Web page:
Despite all the doom and gloom surrounding the PC industry, semiconductor sales were at a "near-record" level, claims a report by the Semiconductor Industry Association.
While year-end global sales were down 2.7 percent compared to the record-setting 2011 pace, sales for 2012 reached $291.6 billion, the industry’s third-highest yearly total ever.
During 2012, the largest growth sector for semiconductors was optoelectronics, a market which covers devices such as light sensors and camera technology. This sector increased 13.4 percent during 2012 to reach $26.2 billion for the year, growth driven mostly by the boom in mobile devices such as tablets and smartphones.
NAND flash storage, such as that used in mobile devices, USB flash drives, and memory cards, grew at the second-fastest rate of 4.1 percent, hitting $25.4 billion for the whole year.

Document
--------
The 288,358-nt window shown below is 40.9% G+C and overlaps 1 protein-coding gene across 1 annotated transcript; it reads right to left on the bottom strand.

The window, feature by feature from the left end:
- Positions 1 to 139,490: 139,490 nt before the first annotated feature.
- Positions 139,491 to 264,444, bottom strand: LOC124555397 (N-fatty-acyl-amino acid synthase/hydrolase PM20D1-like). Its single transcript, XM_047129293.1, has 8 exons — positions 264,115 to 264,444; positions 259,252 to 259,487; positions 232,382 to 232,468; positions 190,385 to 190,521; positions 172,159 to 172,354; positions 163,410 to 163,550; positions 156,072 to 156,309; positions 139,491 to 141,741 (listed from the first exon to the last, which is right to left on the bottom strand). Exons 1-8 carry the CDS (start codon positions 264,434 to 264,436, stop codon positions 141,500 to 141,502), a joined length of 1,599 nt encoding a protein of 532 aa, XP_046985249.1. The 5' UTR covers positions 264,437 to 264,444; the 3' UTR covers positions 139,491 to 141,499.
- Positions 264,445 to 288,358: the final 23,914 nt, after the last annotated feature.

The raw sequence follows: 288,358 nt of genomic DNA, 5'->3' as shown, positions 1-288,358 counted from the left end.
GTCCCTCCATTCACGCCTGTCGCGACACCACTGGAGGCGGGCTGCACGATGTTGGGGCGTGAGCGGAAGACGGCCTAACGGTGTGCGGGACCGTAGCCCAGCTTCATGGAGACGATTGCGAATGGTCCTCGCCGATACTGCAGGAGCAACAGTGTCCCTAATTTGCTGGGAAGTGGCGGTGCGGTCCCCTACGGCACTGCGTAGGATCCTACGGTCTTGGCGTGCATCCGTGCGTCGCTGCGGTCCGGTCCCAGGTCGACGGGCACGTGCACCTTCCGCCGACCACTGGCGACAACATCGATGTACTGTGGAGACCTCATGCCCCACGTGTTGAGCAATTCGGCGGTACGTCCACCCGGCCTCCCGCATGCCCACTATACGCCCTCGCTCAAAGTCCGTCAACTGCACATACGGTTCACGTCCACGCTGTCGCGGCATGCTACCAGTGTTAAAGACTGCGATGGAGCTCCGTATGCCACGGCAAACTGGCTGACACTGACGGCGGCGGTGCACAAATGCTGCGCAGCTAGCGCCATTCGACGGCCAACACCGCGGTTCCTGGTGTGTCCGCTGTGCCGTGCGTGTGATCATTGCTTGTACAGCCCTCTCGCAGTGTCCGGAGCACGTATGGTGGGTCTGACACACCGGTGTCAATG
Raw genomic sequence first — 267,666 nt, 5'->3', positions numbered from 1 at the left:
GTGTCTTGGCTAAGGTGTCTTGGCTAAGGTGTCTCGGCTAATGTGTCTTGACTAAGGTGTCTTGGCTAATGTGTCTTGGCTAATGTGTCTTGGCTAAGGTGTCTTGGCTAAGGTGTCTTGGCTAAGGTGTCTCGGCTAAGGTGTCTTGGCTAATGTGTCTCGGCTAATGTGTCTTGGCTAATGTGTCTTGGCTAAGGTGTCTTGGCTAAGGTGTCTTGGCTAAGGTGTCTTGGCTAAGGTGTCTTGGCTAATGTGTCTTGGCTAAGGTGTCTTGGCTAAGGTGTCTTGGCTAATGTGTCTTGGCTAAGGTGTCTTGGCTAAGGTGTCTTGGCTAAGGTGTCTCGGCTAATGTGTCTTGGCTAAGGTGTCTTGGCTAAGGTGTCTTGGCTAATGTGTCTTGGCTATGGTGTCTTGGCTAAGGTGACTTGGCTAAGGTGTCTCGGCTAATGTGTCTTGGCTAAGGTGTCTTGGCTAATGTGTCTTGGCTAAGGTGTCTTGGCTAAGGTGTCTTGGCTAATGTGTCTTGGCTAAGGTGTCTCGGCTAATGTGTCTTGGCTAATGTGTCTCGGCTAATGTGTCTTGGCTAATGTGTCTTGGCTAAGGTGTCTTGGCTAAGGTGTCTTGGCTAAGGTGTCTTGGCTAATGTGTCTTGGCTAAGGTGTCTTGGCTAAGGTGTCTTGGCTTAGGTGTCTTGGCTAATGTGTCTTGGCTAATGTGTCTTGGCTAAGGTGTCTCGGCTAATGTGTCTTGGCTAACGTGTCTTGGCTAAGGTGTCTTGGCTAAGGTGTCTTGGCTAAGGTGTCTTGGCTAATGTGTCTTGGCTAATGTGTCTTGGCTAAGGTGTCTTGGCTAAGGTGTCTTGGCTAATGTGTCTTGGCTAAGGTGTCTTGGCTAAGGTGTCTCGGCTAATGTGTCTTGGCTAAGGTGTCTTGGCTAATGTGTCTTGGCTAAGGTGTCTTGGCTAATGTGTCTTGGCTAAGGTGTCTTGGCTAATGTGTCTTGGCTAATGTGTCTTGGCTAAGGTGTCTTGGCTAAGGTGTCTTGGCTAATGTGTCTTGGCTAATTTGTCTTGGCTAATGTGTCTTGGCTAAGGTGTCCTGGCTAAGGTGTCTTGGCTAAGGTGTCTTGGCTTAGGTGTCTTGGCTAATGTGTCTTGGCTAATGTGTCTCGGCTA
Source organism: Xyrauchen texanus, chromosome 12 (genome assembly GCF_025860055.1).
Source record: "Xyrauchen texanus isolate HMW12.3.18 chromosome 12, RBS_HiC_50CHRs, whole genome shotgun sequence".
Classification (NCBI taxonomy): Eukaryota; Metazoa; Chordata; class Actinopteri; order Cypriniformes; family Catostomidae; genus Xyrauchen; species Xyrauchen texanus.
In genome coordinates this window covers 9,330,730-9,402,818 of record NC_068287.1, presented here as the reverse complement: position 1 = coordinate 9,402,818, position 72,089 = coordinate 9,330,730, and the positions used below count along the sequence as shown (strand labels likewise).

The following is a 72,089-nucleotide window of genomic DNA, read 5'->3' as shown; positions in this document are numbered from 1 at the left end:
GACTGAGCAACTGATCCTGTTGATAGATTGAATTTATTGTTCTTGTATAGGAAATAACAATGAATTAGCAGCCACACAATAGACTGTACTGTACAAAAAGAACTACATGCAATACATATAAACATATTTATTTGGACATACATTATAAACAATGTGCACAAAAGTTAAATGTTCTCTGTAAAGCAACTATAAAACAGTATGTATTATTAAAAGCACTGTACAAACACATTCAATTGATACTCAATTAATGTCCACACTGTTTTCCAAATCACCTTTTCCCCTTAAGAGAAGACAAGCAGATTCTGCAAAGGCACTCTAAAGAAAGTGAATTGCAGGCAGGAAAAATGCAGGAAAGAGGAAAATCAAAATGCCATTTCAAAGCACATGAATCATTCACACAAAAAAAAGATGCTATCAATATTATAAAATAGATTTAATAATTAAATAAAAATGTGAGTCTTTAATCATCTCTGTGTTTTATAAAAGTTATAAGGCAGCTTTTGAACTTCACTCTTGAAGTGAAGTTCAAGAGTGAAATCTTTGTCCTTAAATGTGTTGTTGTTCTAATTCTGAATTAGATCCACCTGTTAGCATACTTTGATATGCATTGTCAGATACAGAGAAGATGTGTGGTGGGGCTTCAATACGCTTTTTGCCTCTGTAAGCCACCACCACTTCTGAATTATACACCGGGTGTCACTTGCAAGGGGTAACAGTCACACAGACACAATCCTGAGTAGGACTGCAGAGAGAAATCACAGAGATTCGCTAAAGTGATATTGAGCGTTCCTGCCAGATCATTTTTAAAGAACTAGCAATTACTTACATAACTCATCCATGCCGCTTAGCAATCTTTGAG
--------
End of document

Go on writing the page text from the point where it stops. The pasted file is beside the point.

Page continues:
Broken down by regions, the Americas continued to show strong sales, increasing by 13.4 percent in December 2012 compared to December 2011, and by 12 percent in the fourth quarter of 2012 compared to the third quarter of 2012. Sales for the Asia Pacific region during December also increased compared to the same period in 2011, up 6.7 percent, but sales in Europe and Japan decreased over the same period, down 5.5 percent and 11.2 percent respectively. Total yearly sales in all four regions were lower in 2012 than 2011, with Asia Pacific and Americas seeing the smallest declines, down 0.6 percent and 1.5 percent respectively.
"Despite substantial macroeconomic challenges, the global semiconductor industry outperformed forecasts and posted one of its highest yearly sales totals in 2012," said Brian Toohey, president and CEO, Semiconductor Industry Association. "Recent momentum, led by strength in the Americas, has the industry well-positioned for a successful 2013."